The original complaint in this action was filed on October 27, 1926. Nothing was done in the action until June of 1932. On June 3, 1932, and again on June 7, 1932, amendments to the complaint were filed, the latter amendment being the first in which there was an allegation that V.E. Stockwell had any interest in the shares. Trial was commenced on June 6, 1932. Appellants argue that the amendment of June 7, 1932, does not relate back to the time of filing of the original complaint because the last amendment changed the status of the plaintiff V.E. Stockwell, and therefore the action was barred by the statute of limitations. It must be noted that there was no change in the cause of action by the last amendment. It remained an action to set aside the sheriff's sale for fraud. It must be further emphasized that no substitution of a party is involved. At all times V.E. Stockwell was a party to this action and the sole effect of the amendment was to add a specific allegation that he had an interest in the shares. As was said in Doolittle v. McConnell, 178 Cal. 697, 701 [ 174 P. 305]: "Where there is no attempt to state a new cause of action in an amended complaint, but merely the addition of matters essential to make the original cause of action complete, the amendment, though made after the expiration of the period of limitation, relates back to the time of the commencement of the action." There has been no change in the relief sought, and the situation presented in the original complaint does not differ essentially from that pleaded in the amended complaint. The mere fact that a new cause of action is pleaded does not prevent the relation back of the amendment to the time of the original complaint. ( Cowell v. Snyder, 171 Cal. 291, 294 [ 152 P. 920].) It is only where the plaintiff seeks by amendment to recover upon a set of facts entirely unrelated to those pleaded in the original complaint.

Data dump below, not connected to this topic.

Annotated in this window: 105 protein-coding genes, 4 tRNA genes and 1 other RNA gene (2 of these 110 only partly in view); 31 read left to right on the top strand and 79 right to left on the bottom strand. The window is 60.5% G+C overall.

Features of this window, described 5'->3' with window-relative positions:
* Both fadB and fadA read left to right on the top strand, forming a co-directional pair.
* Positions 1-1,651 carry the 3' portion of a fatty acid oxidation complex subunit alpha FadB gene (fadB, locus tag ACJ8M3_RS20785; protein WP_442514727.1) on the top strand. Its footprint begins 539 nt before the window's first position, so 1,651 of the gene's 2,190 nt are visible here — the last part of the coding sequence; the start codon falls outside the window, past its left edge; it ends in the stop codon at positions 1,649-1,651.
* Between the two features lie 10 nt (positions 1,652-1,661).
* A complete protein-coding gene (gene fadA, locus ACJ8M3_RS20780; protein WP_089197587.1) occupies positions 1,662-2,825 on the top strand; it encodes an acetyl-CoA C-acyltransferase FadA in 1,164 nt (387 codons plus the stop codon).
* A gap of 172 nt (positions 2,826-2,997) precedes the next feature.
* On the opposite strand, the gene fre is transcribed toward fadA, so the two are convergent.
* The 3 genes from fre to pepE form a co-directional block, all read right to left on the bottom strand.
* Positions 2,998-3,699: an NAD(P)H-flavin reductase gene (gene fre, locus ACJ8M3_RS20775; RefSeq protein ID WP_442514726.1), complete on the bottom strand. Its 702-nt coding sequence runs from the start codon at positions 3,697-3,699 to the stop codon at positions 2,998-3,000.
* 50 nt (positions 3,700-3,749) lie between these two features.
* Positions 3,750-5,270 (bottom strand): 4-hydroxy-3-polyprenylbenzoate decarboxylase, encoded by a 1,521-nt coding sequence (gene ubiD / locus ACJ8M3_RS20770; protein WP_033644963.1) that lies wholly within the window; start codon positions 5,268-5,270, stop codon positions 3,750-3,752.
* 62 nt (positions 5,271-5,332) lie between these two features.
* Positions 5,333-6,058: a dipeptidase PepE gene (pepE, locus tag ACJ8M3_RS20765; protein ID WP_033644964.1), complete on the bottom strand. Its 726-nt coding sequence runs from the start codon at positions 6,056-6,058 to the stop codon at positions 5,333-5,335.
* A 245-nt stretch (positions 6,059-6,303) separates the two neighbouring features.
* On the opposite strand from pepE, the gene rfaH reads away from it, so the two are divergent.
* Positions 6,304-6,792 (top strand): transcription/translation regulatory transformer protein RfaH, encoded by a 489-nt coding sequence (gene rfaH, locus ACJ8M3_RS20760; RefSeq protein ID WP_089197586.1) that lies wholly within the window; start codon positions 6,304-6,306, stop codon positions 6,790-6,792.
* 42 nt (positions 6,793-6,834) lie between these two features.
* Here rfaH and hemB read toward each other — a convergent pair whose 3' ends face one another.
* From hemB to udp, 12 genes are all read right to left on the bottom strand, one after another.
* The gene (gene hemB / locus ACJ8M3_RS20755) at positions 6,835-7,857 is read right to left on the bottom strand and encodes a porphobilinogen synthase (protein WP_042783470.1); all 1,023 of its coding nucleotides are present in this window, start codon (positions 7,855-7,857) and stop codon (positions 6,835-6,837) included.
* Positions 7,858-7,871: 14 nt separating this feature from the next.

Appellants make the further contention that respondents are barred by laches. In making this contention, it is apparent that appellants are not using the term laches in a technical sense, because it is clear that this action was commenced promptly after the sale. Appellants' argument seems to be that because of the delay of six years prior to the amendment, respondents should be barred. However, in view of the practically continuous litigation between the parties and the fact that no evidence was taken before the amendment was made, no abuse of discretion by the trial court appears in the allowance of the amendment. ( Mackroth v. Sladky, 27 Cal.App. 112 [ 148 P. 978].)
 Part of the shares sold at the sheriff's sale were transferred by McAlvay to Irwin who in turn pledged the stock as security with one Henry Merton. The court adjudged that certificate No. 53 for 112,500 shares issued to and held by Henry Merton "be declared null and void" and Merton was commanded to deliver the certificate to the clerk of the court. Merton was not a party to the action and his rights as an innocent holder for value could not properly be adjudicated. Therefore, appellants argue that the judgment must be reversed. But Merton is in no way bound by this judgment, and therefore appellants, standing in the position of a pledgor gratuitously protecting his pledgee's title, have no standing to object to this portion of the judgment.
For the reasons above given the judgment is affirmed.
Curtis, J., Seawell, J., Edmonds, J., Langdon, J., Waste, C.J., and Shenk, J., concurred.